The intervention, which follows a new Keynesian push for growth made clear by centre-left European leaders at their summit meeting in Austria over the weekend, threatens to re-open the debate about whether politicians or central bankers are in the driving seat of the euro.
Some City analysts saw it as evidence of a shift away from the economic rigours built into the euro's launch, at the insistence of Germany's former finance minister, Theo Waigel. Eleven of the 15 European Union governments are now run by left or centre-left parties.
The Bundesbank's vice-president, Juergen Stark, defended the existing independence of the European Central Bank and said "calls to ease the reins" to boost employment are "neither helpful nor appropriate".
Amid mounting speculation about the direction of European economic policy, the Commission conceded yesterday that spending on investment would be looked on more favourably than current spending. A spokesman said the Commission "favours public investment over current spending", adding: "In assessing a mounting budget deficit, the Commission will take into account the relative size of public investment contributions to that figure compared to the size of current spending."
Under the pact countries that spend more than 3 per cent of their gross domestic product can be fined. Asked whether a government which breached it because of its investment programme would face penalties, he replied that he was "not in a position to anticipate" or "prejudge" the outcome.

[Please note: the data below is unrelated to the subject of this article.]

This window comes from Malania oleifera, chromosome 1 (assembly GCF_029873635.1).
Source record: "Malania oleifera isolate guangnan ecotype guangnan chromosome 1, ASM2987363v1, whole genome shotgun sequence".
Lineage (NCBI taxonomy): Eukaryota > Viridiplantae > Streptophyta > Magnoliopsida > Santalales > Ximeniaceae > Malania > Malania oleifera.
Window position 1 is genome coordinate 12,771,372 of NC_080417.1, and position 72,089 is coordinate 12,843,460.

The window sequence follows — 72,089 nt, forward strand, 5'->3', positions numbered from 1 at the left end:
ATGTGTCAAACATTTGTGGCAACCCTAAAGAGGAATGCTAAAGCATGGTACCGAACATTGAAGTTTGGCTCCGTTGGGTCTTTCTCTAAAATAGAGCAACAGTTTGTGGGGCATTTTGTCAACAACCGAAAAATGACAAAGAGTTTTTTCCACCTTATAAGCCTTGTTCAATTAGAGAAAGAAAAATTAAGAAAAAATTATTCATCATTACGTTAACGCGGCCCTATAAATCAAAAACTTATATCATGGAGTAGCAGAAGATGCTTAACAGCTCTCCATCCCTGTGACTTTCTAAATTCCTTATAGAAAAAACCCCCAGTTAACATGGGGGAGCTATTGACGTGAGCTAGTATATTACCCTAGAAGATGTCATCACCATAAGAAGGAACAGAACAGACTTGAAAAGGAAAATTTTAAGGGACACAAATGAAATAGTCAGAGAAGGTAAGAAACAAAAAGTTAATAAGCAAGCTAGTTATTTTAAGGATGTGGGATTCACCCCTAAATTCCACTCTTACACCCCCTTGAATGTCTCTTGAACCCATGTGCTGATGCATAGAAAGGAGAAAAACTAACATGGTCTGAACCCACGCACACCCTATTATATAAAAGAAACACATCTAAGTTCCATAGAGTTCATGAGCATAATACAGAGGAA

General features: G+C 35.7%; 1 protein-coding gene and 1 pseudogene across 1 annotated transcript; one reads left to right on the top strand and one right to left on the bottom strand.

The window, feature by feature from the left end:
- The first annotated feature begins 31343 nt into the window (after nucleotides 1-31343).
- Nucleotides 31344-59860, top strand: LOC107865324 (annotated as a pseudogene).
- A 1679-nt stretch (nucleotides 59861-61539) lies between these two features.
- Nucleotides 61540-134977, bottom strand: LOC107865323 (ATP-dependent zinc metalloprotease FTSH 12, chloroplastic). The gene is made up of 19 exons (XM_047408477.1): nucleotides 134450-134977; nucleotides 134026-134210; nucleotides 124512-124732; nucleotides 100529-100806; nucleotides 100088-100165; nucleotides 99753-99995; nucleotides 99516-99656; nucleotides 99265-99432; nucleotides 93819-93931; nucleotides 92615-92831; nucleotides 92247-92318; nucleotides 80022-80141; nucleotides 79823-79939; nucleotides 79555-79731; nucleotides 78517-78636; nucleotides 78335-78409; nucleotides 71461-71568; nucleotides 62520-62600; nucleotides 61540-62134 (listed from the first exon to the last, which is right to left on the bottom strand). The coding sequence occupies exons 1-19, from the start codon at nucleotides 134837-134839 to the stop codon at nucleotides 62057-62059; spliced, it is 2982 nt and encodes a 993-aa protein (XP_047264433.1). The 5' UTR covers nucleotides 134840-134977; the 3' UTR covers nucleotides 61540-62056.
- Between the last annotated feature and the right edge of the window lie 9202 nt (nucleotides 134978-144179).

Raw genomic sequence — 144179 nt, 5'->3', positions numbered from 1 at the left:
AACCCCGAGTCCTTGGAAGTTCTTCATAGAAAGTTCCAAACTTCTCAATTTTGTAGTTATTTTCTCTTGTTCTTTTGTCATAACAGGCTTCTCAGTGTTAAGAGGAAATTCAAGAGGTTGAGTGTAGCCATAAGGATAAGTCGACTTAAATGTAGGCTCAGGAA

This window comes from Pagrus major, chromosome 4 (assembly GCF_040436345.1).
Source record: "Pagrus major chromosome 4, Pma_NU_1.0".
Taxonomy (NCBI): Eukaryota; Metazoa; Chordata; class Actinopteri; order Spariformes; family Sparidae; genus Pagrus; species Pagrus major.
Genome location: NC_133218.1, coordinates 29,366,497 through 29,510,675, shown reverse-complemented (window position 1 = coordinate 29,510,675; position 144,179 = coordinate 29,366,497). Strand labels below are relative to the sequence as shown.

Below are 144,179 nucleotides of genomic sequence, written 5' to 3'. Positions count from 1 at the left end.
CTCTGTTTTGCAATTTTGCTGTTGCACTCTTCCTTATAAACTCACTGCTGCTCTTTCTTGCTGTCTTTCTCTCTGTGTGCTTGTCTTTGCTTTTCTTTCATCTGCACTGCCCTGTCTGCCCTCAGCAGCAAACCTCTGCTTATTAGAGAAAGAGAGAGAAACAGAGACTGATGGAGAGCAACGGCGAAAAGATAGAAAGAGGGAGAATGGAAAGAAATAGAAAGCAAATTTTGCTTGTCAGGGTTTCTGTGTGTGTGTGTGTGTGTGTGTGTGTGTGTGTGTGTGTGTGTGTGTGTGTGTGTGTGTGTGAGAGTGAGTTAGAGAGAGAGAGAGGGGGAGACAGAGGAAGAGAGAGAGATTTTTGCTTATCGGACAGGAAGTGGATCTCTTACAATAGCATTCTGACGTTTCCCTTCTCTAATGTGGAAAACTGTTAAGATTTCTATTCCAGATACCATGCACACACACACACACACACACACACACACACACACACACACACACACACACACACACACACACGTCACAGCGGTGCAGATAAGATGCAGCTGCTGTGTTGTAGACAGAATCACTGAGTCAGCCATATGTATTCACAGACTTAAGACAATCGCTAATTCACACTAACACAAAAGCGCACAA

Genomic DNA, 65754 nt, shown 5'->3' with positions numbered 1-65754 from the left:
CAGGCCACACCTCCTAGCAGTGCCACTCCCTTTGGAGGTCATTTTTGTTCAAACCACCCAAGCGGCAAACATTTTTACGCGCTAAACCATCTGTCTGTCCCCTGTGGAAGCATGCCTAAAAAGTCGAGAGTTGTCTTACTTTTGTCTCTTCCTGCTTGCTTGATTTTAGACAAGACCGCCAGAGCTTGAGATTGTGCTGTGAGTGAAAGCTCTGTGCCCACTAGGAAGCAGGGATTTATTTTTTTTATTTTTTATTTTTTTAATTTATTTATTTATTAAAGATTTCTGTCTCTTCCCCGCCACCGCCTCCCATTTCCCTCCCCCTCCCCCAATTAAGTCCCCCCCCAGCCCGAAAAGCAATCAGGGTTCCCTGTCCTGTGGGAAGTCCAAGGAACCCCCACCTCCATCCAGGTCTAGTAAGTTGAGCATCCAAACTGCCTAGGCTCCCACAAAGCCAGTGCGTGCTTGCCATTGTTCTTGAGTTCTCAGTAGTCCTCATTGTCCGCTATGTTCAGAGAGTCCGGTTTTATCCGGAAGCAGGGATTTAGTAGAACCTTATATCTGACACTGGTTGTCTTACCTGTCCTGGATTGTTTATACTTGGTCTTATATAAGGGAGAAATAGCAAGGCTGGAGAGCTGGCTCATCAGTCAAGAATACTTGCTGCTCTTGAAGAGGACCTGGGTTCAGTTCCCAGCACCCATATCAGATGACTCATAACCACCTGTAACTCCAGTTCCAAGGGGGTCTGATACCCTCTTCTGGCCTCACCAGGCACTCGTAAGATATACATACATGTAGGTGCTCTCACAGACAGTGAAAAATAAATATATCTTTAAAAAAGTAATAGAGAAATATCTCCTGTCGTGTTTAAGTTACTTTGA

The provision for flexibility was written into the pact but was rarely stressed before Germany's recent political shift to the left and the background of rising tension between the Bundesbank and Germany's new, more left- wing finance minister, Oskar Lafontaine. Over the weekend he challenged the bank's long-held assumptions by arguing that monetary policy should be used to boost growth and employment, not just to control inflation.
Jane Foley, currency strategist at Barclays Capital, said: "The fear of rising budget deficits would ultimately undermine the euro, so the markets are keen to see how central bankers respond to the challenges from politicians."
She added: "The more convinced the market becomes that politics could win the upper hand, the softer the euro will start."
David Coleman, chief economist at CIBC Woody Gundy World Markets, added: "It looks like the stability pact will be consigned to the dustbin of history."Reuse content